OS selection - Computer Engineering Department

obtainablerabbiData Management

Jan 31, 2013 (5 years and 5 months ago)


Internet Engineering

OS selection

Servers vs. Desktop Systems


Should not contain functionality not required for the intended

Minimal service set

Don’t install anything unless you really need it

Avoid unnecessary exposure to new risks

Faster with redundant components

Increased reliability

Has more of everything

Much more customizable

To perform specific tasks and optimizing them to do so

Administration and maintenance requires special training

Security, Reliability, Stability and … are highly critical

Standardizing on a single OS for all purposes is not a goal!

Operating Systems we will study


Microsoft Windows Server family



OpenBSD from BSD family

There are many others that we do not study here

Other variants of UNIX

Solaris, HP/UX, AIX

Other variants in BSD category

FreeBSD, NetBSD, …

Other variants in GNU category

GNU/Hurd, GNU/Mach, …

And so many other OSs out there

Evaluation criteria


Stability and Reliability




Staff Issues

Total Cost of Ownership (TCO)


OS must support the application you will run!

e.g. Exchange Server

OS = Windows

A constraint for choosing OS

If needs are identified but no specific product

Look for the product and OS that supports it side by side

You are not limited to some specific OSs.

Will not result in an OS that is difficult to support or costly.

Less diversity in OSs is desirable (standardizing server OSs)

For selecting OS

Look at what is generally available on the platform.

What is included in the OS by default?

Applications cont.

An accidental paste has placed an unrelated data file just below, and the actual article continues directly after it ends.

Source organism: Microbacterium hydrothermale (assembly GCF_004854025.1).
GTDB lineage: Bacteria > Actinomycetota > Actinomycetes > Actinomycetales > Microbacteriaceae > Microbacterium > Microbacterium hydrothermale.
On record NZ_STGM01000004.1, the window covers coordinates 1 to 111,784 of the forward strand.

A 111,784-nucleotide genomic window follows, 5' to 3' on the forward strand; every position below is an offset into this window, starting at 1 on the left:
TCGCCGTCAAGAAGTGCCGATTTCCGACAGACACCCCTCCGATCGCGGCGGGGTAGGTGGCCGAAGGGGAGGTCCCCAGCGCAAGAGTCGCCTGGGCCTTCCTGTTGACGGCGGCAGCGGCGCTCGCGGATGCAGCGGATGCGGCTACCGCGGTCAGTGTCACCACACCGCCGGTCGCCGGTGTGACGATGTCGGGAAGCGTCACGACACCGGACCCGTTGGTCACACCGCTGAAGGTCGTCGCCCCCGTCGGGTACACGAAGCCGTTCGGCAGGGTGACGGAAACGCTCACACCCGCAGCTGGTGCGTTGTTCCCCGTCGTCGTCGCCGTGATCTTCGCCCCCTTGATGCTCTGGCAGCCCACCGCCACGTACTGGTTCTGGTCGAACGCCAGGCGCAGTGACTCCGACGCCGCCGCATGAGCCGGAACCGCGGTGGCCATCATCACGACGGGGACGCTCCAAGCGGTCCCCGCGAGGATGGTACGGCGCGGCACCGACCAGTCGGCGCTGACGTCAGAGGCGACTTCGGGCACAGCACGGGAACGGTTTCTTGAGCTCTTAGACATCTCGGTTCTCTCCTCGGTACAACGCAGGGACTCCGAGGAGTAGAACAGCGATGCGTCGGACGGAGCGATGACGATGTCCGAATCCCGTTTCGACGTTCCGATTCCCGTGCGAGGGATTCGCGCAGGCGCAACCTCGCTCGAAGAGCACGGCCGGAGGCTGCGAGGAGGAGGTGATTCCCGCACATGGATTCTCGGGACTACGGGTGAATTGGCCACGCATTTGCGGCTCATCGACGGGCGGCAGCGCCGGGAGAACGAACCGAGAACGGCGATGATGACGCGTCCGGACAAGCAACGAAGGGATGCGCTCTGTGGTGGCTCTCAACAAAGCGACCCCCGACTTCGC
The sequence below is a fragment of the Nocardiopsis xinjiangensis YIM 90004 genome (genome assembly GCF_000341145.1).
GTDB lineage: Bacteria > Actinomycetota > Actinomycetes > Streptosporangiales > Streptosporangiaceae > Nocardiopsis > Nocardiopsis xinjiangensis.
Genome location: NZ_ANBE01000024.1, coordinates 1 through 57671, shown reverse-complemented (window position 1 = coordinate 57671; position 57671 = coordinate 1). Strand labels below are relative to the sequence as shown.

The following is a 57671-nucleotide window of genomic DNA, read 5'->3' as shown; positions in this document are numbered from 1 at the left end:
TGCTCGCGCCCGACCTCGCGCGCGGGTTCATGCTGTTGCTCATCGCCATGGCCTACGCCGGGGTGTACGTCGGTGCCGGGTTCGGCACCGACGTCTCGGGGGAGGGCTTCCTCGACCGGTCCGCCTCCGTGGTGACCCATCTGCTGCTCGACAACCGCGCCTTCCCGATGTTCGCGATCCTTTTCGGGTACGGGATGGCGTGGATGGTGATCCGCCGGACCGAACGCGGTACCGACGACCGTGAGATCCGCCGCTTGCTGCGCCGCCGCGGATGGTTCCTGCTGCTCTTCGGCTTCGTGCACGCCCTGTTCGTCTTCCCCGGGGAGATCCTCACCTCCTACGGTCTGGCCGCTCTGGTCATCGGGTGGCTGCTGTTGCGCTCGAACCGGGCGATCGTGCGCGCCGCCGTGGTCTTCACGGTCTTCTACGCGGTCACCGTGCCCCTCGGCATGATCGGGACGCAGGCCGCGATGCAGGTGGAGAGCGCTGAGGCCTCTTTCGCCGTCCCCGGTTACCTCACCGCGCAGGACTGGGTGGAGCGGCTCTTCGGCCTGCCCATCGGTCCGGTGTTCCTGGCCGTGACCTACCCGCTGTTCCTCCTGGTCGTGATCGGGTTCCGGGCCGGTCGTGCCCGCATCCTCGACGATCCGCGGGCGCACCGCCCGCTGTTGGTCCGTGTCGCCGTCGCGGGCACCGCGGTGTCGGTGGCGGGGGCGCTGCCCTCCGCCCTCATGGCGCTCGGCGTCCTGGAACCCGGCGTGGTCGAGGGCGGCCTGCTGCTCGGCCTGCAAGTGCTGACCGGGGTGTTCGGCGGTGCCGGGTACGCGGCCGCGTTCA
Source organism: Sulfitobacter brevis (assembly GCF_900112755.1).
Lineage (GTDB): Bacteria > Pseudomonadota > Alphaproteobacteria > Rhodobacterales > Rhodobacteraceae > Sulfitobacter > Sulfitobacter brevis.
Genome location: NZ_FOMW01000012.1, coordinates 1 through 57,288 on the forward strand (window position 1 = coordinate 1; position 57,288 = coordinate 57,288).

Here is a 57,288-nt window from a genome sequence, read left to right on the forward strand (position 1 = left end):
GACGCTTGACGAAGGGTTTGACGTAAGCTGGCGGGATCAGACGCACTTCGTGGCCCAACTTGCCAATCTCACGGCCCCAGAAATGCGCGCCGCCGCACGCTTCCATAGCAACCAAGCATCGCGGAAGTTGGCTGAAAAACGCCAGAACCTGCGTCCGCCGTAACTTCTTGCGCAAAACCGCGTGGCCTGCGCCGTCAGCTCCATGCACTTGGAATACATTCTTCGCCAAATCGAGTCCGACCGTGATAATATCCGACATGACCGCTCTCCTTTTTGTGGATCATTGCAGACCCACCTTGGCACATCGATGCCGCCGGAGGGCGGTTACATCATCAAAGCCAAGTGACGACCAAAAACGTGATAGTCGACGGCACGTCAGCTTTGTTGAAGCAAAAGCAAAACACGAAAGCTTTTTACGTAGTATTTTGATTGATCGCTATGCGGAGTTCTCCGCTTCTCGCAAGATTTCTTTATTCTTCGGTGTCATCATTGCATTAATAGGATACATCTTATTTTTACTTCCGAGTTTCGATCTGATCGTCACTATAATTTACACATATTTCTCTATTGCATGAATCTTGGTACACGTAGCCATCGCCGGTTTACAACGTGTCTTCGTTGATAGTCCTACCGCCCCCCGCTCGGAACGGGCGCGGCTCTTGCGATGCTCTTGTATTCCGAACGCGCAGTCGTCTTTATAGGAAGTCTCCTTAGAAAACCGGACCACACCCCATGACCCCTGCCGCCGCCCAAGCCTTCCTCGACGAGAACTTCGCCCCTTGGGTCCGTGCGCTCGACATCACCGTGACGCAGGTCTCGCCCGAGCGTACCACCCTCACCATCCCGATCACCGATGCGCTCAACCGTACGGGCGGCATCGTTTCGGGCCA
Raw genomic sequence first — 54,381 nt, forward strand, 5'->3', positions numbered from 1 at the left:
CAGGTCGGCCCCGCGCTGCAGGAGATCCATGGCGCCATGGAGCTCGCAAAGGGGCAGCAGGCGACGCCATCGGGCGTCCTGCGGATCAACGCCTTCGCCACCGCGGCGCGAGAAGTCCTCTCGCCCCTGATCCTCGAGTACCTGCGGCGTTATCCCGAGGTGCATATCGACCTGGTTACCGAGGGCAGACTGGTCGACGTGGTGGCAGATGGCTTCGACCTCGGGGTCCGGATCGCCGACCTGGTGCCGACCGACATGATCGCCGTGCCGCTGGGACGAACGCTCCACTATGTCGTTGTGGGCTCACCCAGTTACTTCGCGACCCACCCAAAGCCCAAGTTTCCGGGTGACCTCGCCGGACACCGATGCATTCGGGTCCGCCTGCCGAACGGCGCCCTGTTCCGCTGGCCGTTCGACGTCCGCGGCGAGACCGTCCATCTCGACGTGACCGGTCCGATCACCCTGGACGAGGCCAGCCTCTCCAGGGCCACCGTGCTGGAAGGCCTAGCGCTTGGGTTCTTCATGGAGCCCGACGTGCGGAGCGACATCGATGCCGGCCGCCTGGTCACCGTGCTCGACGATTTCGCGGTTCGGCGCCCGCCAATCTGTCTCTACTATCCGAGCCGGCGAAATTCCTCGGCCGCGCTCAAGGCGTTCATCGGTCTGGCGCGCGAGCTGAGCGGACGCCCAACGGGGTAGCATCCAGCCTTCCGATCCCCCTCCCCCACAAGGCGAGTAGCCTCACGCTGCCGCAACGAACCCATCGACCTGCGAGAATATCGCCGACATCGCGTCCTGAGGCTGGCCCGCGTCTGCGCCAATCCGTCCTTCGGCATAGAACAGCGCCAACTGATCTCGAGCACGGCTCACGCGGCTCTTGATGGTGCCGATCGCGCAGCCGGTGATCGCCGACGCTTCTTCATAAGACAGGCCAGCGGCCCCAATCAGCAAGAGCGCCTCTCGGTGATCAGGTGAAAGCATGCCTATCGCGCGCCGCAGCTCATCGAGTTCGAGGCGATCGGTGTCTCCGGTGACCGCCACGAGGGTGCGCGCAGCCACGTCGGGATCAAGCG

Supplementary applications

Intended to supplement a function of OS

Resource Kit/Support Tools for Microsoft Windows

Unix tools for windows

Native OS completeness

There are no functions that an administrator (skilled in
Perl/shell scripting) cannot do in UNIX systems

Windows administrators have difficulty doing management
tasks without third party or supplementary utilities

OS vendor is not supposed to support third party utilities and the
side effects they may have!

Applications cont.

Niche Area Support

Greater diversity of applications available on Windows

Windows is great from this point of view

Diversity in Windows and Linux family

Specific products may not run across the entire family

Enough high quality server products for Linux

Newer system now necessarily backward compatibe


A lot less third party products than either Windows or Linux

Includes compatibility modes with several OSs

It should not be used extensively (e.g. Many Linux applications

OS should be Linux)

Applications cont.

Application Integration

Difference between integrated and integrable!

Features of Microsoft products works better with/only with
Microsoft products!

Usage of one Microsoft product will lead to use of other
Microsoft products

Less tension to be compliant with other products.

Their implementations are not fully compliant with standards and
therefore other implementations.

Other products should try to be integrable!

Application support

Windows is the best, Linux is second and OpenBSD is third.

Applications cont.

Market Products

Small vendors cannot afford to support various OSs

They are pulled towards Windows Server family

Cause: Growth of various Windows based market applications

Windows NT started with a target bellow the high
commercial UNIX systems

Enhancements in each release

Higher performance market

Reducing costs of an application

Major advantage for small businesses

Linux entering the server market

Linux will be a more obvious choice for small businesses.

Applications cont.

Included With Core OS


File and print services, DNS, DHCP, IIS, FTP and other
additional components

Linux and OpenBSD

Includes much more standard Internet servers

Even support for Microsoft file and print sharing

As open source operating systems are free, one might say
that any free software that runs on the OS is part of it.

Applications cont.

open source Applications

Majority of these projects have been developed on Linux

Unless they are platform neutral, they’ll run on Linux with less
effort than any other OS

Microsoft repeatedly made system design decisions that